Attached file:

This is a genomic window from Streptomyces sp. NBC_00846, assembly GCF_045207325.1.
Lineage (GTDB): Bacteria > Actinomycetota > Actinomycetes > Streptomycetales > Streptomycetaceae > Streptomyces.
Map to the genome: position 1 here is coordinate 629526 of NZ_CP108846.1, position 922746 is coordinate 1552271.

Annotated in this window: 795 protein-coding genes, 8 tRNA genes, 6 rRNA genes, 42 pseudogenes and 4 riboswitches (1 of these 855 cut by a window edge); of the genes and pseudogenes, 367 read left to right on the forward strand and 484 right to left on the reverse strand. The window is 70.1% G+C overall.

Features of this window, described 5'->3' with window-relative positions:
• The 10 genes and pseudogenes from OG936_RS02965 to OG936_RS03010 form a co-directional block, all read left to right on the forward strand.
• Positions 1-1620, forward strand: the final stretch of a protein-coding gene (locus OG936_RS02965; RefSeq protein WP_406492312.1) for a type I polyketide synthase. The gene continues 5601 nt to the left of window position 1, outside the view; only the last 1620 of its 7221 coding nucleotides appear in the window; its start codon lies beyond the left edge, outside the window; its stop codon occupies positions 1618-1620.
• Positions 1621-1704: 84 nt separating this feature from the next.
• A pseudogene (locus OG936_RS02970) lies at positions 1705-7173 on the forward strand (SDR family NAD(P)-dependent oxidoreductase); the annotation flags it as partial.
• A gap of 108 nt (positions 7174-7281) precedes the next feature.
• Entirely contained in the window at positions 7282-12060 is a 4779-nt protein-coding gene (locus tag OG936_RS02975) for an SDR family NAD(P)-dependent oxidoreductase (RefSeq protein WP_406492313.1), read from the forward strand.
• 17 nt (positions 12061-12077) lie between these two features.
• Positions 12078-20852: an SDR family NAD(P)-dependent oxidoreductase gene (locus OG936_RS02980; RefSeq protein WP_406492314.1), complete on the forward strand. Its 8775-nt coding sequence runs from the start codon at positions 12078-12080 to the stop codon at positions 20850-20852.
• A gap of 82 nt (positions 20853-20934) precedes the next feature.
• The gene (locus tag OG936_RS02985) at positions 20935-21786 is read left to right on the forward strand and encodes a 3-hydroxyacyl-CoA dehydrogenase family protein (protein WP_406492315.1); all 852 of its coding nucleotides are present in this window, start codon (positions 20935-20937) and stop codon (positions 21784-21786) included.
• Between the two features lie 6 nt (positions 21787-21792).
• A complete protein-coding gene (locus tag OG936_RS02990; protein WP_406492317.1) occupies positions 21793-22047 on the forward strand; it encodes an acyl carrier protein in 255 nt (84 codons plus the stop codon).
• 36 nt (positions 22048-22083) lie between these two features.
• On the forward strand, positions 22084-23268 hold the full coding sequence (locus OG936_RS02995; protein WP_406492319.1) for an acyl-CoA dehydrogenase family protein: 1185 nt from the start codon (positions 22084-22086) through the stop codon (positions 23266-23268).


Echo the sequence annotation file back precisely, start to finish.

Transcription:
This is a genomic window from Streptomyces sp. NBC_00846, assembly GCF_045207325.1.
Lineage (GTDB): Bacteria > Actinomycetota > Actinomycetes > Streptomycetales > Streptomycetaceae > Streptomyces.
Map to the genome: position 1 here is coordinate 629526 of NZ_CP108846.1, position 922746 is coordinate 1552271.

Annotated in this window: 795 protein-coding genes, 8 tRNA genes, 6 rRNA genes, 42 pseudogenes and 4 riboswitches (1 of these 855 cut by a window edge); of the genes and pseudogenes, 367 read left to right on the forward strand and 484 right to left on the reverse strand. The window is 70.1% G+C overall.

Features of this window, described 5'->3' with window-relative positions:
• The 10 genes and pseudogenes from OG936_RS02965 to OG936_RS03010 form a co-directional block, all read left to right on the forward strand.
• Positions 1-1620, forward strand: the final stretch of a protein-coding gene (locus OG936_RS02965; RefSeq protein WP_406492312.1) for a type I polyketide synthase. The gene continues 5601 nt to the left of window position 1, outside the view; only the last 1620 of its 7221 coding nucleotides appear in the window; its start codon lies beyond the left edge, outside the window; its stop codon occupies positions 1618-1620.
• Positions 1621-1704: 84 nt separating this feature from the next.
• A pseudogene (locus OG936_RS02970) lies at positions 1705-7173 on the forward strand (SDR family NAD(P)-dependent oxidoreductase); the annotation flags it as partial.
• A gap of 108 nt (positions 7174-7281) precedes the next feature.
• Entirely contained in the window at positions 7282-12060 is a 4779-nt protein-coding gene (locus tag OG936_RS02975) for an SDR family NAD(P)-dependent oxidoreductase (RefSeq protein WP_406492313.1), read from the forward strand.
• 17 nt (positions 12061-12077) lie between these two features.
• Positions 12078-20852: an SDR family NAD(P)-dependent oxidoreductase gene (locus OG936_RS02980; RefSeq protein WP_406492314.1), complete on the forward strand. Its 8775-nt coding sequence runs from the start codon at positions 12078-12080 to the stop codon at positions 20850-20852.
• A gap of 82 nt (positions 20853-20934) precedes the next feature.
• The gene (locus tag OG936_RS02985) at positions 20935-21786 is read left to right on the forward strand and encodes a 3-hydroxyacyl-CoA dehydrogenase family protein (protein WP_406492315.1); all 852 of its coding nucleotides are present in this window, start codon (positions 20935-20937) and stop codon (positions 21784-21786) included.
• Between the two features lie 6 nt (positions 21787-21792).
• A complete protein-coding gene (locus tag OG936_RS02990; protein WP_406492317.1) occupies positions 21793-22047 on the forward strand; it encodes an acyl carrier protein in 255 nt (84 codons plus the stop codon).
• 36 nt (positions 22048-22083) lie between these two features.
• On the forward strand, positions 22084-23268 hold the full coding sequence (locus OG936_RS02995; protein WP_406492319.1) for an acyl-CoA dehydrogenase family protein: 1185 nt from the start codon (positions 22084-22086) through the stop codon (positions 23266-23268).